eye...realized her body was thrumming on a whole new wave length now. She
felt the caress of an unseen hand as surely as she'd imagined the Caribbean
And then he was gone. Only
the subtle apple wood smoke from Trevor's fireplace wafted around her
She glanced inside again,
wondering what to believe. Should she check those numbers? Should she--
On instinct, Cat looked up.
The dusk had deepened, and another star above her shone more brightly than
the others coming out around it. When it winked at her, she went inside: who
was she to disregard a third sign? Messing with stuff like that meant
trouble...especially since there were no witnesses to this little incident.
Except for Spike, of course.
She opened her laptop
again, willing it to hurry as the familiar beeps and whirring sounds brought
pictures to her screen. Wistfully she picked up the lottery ticket, wishing
she could believe the brief conversation with an angel that already felt,
Cat typed in the URL listed
on the ticket...Powerball.com. By now, the day's numbers would be displayed
and they'd have upped the jackpot amount because no one's number's matched--
WINNER! WINNER! WINNER!
flashed across the screen.
Cat scrolled down to where
the numbers were listed--on a ticket purchased in Crystal City, just south
of here, the sidebar said! Hadn't Bruce bought their tickets in a trendy
little watering hole near the Interstate?
She held her breath,
glancing from the cash register receipt to the screen. 34--and 34.18--and
18. 48--and 48--
Voices rose below her, as
the three pretend pirates cussed the television in the parlor.
"Damn! Isn't Crystal City where you bought these--"
"So much for retiring early."
"Hey, I bought you the damn
chances, guys!" Bruce's tenor whine rang out. "It's not like my
numbers were any better than--"
"Holy shit," Cat whispered.
Her hand shook so badly the receipt fluttered to the floor. Surely she'd
misread--she turned on the desk lamp to compare those numbers again.
A few moments later,
Trevor's voice ascended the narrow wooden stairway ahead of their footsteps.
"Let's see if Cat's checked her numbers yet. We need to help her lighten
up tonight, guys. Maybe order in some pizzas and--"
She stared at the three men
approaching from the other side of the pipe organ console. Trevor Teague, in
his mascara and beaded scarf; Grant Carey in his flowing shirt with a sword
swinging from his magenta sash; Bruce Bigelow, who'd ditched the blonde wig
but still wore a fitted gown of hot pink brocade with matching kid slippers.
"Are you all right, Cat? You--"
"--look like you saw a ghost or--"
"I won," she squeaked. "I
think, anyway. Here--you check the numbers!"
Trevor snatched the receipt
from her hand and then murmured the digits in turn as he checked her screen.
"Holy mother of God, would you look at--she won it!" he crowed. "Our
very own Cat Woman won the fuckin' Powerball!"
"On my ticket!" Bruce
chimed in. "Do I know how to pick numbers, or what?!"
"And--and by all rights that money is yours. Fair and square, Bruce."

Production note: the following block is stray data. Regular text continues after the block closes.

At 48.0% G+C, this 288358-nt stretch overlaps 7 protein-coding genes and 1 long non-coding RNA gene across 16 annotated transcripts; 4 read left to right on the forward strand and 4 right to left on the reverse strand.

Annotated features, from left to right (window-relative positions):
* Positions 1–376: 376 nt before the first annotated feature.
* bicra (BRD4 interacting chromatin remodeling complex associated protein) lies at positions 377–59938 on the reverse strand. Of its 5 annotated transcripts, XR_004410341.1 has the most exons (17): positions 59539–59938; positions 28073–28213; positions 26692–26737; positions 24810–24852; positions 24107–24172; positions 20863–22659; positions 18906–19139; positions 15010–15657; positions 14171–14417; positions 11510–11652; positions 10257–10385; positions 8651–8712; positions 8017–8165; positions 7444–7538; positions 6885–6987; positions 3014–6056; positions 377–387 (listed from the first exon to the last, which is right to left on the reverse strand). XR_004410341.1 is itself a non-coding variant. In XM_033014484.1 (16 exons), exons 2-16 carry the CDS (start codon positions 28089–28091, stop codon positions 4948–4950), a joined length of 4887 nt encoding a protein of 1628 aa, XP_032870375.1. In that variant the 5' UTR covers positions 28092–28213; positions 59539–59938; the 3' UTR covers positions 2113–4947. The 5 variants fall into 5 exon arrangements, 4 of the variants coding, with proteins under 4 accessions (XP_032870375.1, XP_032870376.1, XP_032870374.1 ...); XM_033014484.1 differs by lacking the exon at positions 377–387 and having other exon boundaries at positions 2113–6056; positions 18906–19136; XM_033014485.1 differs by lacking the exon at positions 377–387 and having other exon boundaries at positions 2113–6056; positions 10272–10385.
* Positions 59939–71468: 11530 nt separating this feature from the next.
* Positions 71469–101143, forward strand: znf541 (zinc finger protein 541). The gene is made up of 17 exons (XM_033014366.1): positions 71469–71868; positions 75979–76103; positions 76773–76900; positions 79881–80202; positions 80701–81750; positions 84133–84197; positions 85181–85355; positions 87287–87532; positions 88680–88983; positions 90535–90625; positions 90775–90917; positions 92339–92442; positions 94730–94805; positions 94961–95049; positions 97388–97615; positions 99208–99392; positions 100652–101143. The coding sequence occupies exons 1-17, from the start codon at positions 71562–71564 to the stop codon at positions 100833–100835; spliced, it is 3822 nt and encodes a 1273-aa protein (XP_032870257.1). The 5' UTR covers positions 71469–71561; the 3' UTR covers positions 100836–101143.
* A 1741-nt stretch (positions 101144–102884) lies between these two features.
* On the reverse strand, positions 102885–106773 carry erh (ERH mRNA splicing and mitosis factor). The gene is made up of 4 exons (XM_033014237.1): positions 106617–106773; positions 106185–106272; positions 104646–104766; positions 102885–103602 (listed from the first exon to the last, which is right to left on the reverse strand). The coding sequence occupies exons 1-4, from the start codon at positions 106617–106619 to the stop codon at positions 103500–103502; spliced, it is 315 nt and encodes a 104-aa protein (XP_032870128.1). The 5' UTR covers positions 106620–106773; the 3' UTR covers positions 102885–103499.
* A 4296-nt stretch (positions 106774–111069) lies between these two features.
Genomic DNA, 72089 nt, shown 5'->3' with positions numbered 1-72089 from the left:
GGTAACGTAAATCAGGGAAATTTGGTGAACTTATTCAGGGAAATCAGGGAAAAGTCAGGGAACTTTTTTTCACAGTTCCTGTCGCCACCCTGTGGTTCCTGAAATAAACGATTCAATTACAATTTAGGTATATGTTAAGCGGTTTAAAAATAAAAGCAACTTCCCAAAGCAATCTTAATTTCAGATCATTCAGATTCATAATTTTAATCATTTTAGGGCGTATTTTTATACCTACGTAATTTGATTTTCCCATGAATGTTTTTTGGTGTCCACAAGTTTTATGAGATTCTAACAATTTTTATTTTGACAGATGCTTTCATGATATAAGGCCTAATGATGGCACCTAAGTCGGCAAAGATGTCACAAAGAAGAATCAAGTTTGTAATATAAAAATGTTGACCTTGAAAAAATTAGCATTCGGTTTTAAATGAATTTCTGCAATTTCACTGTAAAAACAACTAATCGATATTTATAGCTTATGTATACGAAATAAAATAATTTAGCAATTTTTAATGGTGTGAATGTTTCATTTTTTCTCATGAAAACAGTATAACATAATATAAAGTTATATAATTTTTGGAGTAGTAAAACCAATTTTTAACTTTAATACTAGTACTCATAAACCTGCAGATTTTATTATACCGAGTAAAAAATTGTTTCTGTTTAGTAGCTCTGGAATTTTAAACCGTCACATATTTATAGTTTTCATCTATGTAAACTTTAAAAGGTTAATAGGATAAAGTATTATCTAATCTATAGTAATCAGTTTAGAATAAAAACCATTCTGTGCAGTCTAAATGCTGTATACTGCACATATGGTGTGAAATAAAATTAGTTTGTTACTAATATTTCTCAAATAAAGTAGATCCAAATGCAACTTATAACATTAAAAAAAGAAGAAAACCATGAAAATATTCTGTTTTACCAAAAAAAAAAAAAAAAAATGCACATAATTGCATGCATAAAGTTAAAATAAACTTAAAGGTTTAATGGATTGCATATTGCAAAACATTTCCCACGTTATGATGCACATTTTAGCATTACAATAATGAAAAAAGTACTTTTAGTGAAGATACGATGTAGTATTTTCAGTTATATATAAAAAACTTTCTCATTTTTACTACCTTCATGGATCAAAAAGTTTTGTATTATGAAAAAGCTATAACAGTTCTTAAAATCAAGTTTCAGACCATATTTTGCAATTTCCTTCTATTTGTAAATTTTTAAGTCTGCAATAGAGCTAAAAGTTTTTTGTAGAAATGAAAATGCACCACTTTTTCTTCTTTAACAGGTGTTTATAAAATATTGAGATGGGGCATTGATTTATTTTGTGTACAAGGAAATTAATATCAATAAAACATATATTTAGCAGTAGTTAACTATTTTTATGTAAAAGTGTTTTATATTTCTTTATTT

Cat swallowed hard and held
out the receipt. Damn that angel for showing up and telling her she'd won,
when it wasn't rightfully her money anyway!
Bruce Bigelow's eyes glowed
an enhanced emerald green as he gripped the other end of the lottery ticket.
He had the sun-bleached hair and perfectly bronzed pecs of an all-American
surf bum, and Cat had no trouble imagining him as some rich bitch's cabana
boy, hot and tanned and alluring in his Speedo. Without the dress, of
Bruce folded her fingers
around the receipt and then kissed her fist. "This calls for champagne. A
toast to your new life, Catalina Gamble."
"Hear, hear!" Trevor cried. "I'll go fetch a bottle from the cellar!"
"If--if the lottery board
verifies these numbers for two hundred fifty-eight million dollars,"
Grant intoned in his low courtroom voice, "you'll have some important
decisions to make very quickly, my dear. If your husband's creditors get
wind of this, they'll try to--"
Cat looked into hypnotic
eyes that glistened like indigo crystals. Just like that bad-ass angel had
said, she suddenly had answers to all her problems! And thanks to her hours
of online research, she knew exactly what she would do and where she wanted
to go. At last, she could escape the annoying phone calls and threatening
letters from Laird's loan sharks!
"You're my attorney,
Grant," she said earnestly, "and you're going to get those bastards off my
back. I did not accumulate those gambling debts, nor did I put the
house in hock--and--and I'm not going to answer another one of their
calls or accusations!"
Grant arched an eyebrow.
"You're not suggesting I blow them off? I'm not sure we can--"
"Whatever it takes. Keep it
legal without caving in to them," she breathed. "This windfall has just
bought you all the time you need, and it's my ticket out of a nightmare."
"You go, girl!"
Still in shock from this
lucky turn of events, Cat placed her hand on Bigelow's smooth bronzed
shoulder. "Even if I split this jackpot with you, Bruce, I'll have more than
"I want you to dream big,
Cat," the landscaper replied with a happy sigh. "Hey--I never figured on
winning, so I won't miss it. Easy come, easy go."